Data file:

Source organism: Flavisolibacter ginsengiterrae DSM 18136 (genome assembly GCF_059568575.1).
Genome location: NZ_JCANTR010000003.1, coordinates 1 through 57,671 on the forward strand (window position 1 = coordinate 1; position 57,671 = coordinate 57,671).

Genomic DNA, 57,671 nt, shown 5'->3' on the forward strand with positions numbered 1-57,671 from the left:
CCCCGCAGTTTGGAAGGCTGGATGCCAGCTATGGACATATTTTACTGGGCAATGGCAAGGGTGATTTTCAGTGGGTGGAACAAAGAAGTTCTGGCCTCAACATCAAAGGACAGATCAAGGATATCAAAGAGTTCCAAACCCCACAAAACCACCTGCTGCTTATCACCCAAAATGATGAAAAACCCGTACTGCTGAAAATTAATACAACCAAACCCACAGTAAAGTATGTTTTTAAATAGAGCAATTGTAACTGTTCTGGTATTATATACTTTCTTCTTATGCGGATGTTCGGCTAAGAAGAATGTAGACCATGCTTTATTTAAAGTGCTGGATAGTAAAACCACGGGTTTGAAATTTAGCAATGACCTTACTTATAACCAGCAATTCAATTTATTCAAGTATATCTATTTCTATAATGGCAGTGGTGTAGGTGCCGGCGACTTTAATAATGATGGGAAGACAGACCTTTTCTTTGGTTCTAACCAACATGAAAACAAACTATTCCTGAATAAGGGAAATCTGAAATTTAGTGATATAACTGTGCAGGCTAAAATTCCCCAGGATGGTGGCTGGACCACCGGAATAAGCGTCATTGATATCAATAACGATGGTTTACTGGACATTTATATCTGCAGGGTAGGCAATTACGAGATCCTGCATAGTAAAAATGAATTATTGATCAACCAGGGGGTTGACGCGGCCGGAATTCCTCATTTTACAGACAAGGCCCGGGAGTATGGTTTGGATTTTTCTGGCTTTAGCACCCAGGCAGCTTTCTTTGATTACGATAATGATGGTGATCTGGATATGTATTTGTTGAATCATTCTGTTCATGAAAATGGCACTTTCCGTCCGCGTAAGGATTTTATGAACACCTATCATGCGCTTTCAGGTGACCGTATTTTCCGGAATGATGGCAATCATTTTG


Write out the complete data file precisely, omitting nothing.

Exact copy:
Source organism: Flavisolibacter ginsengiterrae DSM 18136 (genome assembly GCF_059568575.1).
Genome location: NZ_JCANTR010000003.1, coordinates 1 through 57,671 on the forward strand (window position 1 = coordinate 1; position 57,671 = coordinate 57,671).

Genomic DNA, 57,671 nt, shown 5'->3' on the forward strand with positions numbered 1-57,671 from the left:
CCCCGCAGTTTGGAAGGCTGGATGCCAGCTATGGACATATTTTACTGGGCAATGGCAAGGGTGATTTTCAGTGGGTGGAACAAAGAAGTTCTGGCCTCAACATCAAAGGACAGATCAAGGATATCAAAGAGTTCCAAACCCCACAAAACCACCTGCTGCTTATCACCCAAAATGATGAAAAACCCGTACTGCTGAAAATTAATACAACCAAACCCACAGTAAAGTATGTTTTTAAATAGAGCAATTGTAACTGTTCTGGTATTATATACTTTCTTCTTATGCGGATGTTCGGCTAAGAAGAATGTAGACCATGCTTTATTTAAAGTGCTGGATAGTAAAACCACGGGTTTGAAATTTAGCAATGACCTTACTTATAACCAGCAATTCAATTTATTCAAGTATATCTATTTCTATAATGGCAGTGGTGTAGGTGCCGGCGACTTTAATAATGATGGGAAGACAGACCTTTTCTTTGGTTCTAACCAACATGAAAACAAACTATTCCTGAATAAGGGAAATCTGAAATTTAGTGATATAACTGTGCAGGCTAAAATTCCCCAGGATGGTGGCTGGACCACCGGAATAAGCGTCATTGATATCAATAACGATGGTTTACTGGACATTTATATCTGCAGGGTAGGCAATTACGAGATCCTGCATAGTAAAAATGAATTATTGATCAACCAGGGGGTTGACGCGGCCGGAATTCCTCATTTTACAGACAAGGCCCGGGAGTATGGTTTGGATTTTTCTGGCTTTAGCACCCAGGCAGCTTTCTTTGATTACGATAATGATGGTGATCTGGATATGTATTTGTTGAATCATTCTGTTCATGAAAATGGCACTTTCCGTCCGCGTAAGGATTTTATGAACACCTATCATGCGCTTTCAGGTGACCGTATTTTCCGGAATGATGGCAATCATTTTG